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i think this specific example is one that should be pursued. it is so egregious, and i think we should do it expeditiously, because that's also in the country's best interests. >> that's what i want to ask you about next. leadership further said they want it wrapped up by the holidays. i don't blame them. do you think it's possible, though, given just the voluminous amounts of news uncovered this week alone, we're likely to get a whole lot more. >> i think the answer is absolutely. we have a number of committees that have been doing investigations for some months now. i have right next to me the whistle-blower's report and the summary of that transcript. those two items alone, s.e. are so clear in the wrongdoing. i do believe on some level the president may not even know what he did is wrong, but ignorance is no defense. >> yeah. >> and i think we can conclude this quickly and we should. we have a lot of work to do in
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congress. those of us who just joined the 106th congress came here to do good work. this is not what we wanted to do, it's sad for america, but it's good for the constitution and the rule of law. >> the committee has issued a subpoena to mike pompeo for various documents. if he refuses, what then? what is the plan? >> well, then he'll be held in contempt. this is obstruction. this is one of the grave issues we are facing right now. congress is a co-equal branch of government. the documents were requested two weeks ago with no response. we have five depositions forthcoming next week. there's a lot of smoke, s.e., and our responsibility is to investigate it, draw out the facts, and then proceed on principle. that's exactly what we intend to do. >> yeah, i agree. however, there were some complaints even among democrats that hearings with people like cory lieu want douse can i were
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unhelpful to the cause, kind of look like a circus. do you think democrats need to be careful with the way these hearings are conducted, even if just to avoid the perception this is partisan or just meant to embarrass certain trump allies? >> yeah, i agree that was unfortunate. no one wants to see that behavior in our congress. i would like to see forth coming hearings shown as broadly as possible. in fact, i'm one who favors letting professionals do the questions in those hearings so this is not partisan. i think that would be in the best interest of our congress and hopefully restore some trust in an institution that certainly needs more of it. >> the house, as you know is going on a two-week recess. you're in a swing district. when you go home, what do you expect to hear from your constituents? how do you plan to talk about impeachment with them?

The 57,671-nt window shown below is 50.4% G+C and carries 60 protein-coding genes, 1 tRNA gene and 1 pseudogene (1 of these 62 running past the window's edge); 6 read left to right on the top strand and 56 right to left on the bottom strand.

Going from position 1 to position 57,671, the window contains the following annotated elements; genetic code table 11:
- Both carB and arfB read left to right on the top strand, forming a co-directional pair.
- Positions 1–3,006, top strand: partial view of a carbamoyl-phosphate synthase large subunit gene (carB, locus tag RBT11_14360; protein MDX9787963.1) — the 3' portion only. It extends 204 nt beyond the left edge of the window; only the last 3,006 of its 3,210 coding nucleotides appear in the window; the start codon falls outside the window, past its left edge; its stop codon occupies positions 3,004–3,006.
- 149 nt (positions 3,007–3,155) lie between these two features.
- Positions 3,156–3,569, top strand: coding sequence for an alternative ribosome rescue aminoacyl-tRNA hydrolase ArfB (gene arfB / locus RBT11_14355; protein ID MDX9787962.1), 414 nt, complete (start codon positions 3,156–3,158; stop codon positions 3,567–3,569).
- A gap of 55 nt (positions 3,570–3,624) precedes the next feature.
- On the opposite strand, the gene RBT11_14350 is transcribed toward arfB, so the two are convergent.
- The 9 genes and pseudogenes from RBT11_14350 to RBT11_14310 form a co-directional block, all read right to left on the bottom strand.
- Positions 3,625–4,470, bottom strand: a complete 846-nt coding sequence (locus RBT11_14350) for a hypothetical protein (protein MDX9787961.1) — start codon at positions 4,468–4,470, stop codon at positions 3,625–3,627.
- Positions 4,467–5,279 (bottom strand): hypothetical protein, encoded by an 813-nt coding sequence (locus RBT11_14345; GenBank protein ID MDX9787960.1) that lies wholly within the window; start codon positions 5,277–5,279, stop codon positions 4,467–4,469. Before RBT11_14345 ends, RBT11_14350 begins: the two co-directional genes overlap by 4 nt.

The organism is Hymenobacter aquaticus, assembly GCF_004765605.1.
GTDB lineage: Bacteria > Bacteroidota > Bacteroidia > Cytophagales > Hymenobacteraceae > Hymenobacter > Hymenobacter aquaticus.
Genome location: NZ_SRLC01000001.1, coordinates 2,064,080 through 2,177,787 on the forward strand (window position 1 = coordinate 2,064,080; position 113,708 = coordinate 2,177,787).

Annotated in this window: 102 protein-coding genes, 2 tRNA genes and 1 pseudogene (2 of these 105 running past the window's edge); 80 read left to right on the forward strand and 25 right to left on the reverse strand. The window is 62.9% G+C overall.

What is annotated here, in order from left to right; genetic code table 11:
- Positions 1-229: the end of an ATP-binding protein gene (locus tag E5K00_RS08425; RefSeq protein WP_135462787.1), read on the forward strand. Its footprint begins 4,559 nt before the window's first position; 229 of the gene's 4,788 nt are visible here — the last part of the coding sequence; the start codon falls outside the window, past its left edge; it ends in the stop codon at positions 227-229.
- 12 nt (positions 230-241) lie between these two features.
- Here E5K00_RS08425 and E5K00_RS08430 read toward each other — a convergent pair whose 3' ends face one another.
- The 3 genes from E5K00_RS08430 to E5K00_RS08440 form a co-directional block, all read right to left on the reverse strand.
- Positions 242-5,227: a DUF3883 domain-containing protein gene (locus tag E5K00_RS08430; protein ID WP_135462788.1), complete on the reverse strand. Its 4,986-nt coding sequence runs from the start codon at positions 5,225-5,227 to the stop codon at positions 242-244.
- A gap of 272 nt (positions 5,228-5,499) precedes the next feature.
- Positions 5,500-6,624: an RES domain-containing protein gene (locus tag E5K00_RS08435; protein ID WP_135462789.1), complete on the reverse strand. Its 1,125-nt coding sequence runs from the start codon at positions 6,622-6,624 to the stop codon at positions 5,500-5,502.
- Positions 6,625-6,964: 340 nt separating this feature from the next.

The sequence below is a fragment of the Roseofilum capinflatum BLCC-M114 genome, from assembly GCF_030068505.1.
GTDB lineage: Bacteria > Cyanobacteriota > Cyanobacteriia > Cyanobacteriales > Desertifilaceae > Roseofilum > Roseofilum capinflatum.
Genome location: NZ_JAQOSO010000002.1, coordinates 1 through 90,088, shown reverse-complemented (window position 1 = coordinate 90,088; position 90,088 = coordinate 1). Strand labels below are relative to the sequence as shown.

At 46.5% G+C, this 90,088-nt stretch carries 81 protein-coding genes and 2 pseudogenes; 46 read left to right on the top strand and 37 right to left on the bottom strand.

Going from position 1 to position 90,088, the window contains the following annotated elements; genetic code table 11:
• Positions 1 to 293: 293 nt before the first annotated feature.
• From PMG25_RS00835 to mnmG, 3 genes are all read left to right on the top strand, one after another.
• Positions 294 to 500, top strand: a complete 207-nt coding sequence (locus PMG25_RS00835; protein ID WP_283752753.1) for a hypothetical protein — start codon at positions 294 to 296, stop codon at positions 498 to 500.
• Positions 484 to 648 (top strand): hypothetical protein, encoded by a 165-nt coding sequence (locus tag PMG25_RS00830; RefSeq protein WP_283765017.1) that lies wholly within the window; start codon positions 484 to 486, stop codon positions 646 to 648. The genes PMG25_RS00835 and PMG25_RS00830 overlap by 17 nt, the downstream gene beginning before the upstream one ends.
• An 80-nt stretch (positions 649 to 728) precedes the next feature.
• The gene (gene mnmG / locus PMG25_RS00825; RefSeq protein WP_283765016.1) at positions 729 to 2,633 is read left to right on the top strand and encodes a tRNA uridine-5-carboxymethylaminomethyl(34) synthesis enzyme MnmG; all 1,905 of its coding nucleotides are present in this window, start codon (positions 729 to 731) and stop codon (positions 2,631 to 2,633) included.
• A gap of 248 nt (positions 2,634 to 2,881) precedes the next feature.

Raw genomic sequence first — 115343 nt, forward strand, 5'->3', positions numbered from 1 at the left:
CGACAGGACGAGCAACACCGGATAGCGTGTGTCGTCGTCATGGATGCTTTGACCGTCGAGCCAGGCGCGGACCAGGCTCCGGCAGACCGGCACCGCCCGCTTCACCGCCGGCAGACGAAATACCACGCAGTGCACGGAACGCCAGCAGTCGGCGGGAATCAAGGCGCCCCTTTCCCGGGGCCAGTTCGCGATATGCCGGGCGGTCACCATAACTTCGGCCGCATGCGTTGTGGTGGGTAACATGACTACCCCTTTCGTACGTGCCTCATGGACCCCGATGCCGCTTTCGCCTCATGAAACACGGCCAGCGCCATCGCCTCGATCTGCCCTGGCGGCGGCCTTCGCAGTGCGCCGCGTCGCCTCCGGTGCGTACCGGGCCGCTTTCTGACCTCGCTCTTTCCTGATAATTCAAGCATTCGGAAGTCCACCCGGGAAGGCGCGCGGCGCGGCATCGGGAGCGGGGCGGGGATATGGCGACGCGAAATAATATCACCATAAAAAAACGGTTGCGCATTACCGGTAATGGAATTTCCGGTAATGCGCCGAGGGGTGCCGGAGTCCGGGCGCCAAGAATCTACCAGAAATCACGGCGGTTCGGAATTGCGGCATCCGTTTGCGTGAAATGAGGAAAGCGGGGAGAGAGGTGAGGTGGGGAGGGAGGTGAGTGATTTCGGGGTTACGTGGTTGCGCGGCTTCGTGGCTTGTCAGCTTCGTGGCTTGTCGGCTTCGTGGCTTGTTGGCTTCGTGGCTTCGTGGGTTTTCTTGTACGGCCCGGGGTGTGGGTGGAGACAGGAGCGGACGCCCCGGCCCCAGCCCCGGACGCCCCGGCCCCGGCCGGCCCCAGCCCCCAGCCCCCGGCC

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>> i've been listens for many months to constituents, a growing chorus from my district and beyond. my district is an affluent, highly engaged district, and a lot of republicans are sharing their perspective that we have no other choice. despite the fact that it's a distasteful pursuit. in fact i spent the morning calling constituents of mine who have registered their grave concerns. i'm listening to everybody, speaking with everybody who wishes to do so. that's our job. representation begins with listening. at the end of the day, it is the constitution and the rule of law. we have to abide by that. it's not just for this president. it's for the president's seat and the future and that's what we have to be focused on. >> i'm going to talk over the course of the rest of the hour about potential political consequences as a result of doing this. i really appreciate you coming
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on, congressman. thanks for speaking with me night. >> my pleasure. thanks. the gravity of an impeachment investigation can't be overstated, nor can the political risk. someone who worked closely with nancy pelosi will talk to me about the path forward, next. i see you found the snacks. mmm, delicious! i need this recipe. everyone thinks i made them, but it's actually d-con. what was that? judy? d-con. mice love it to death.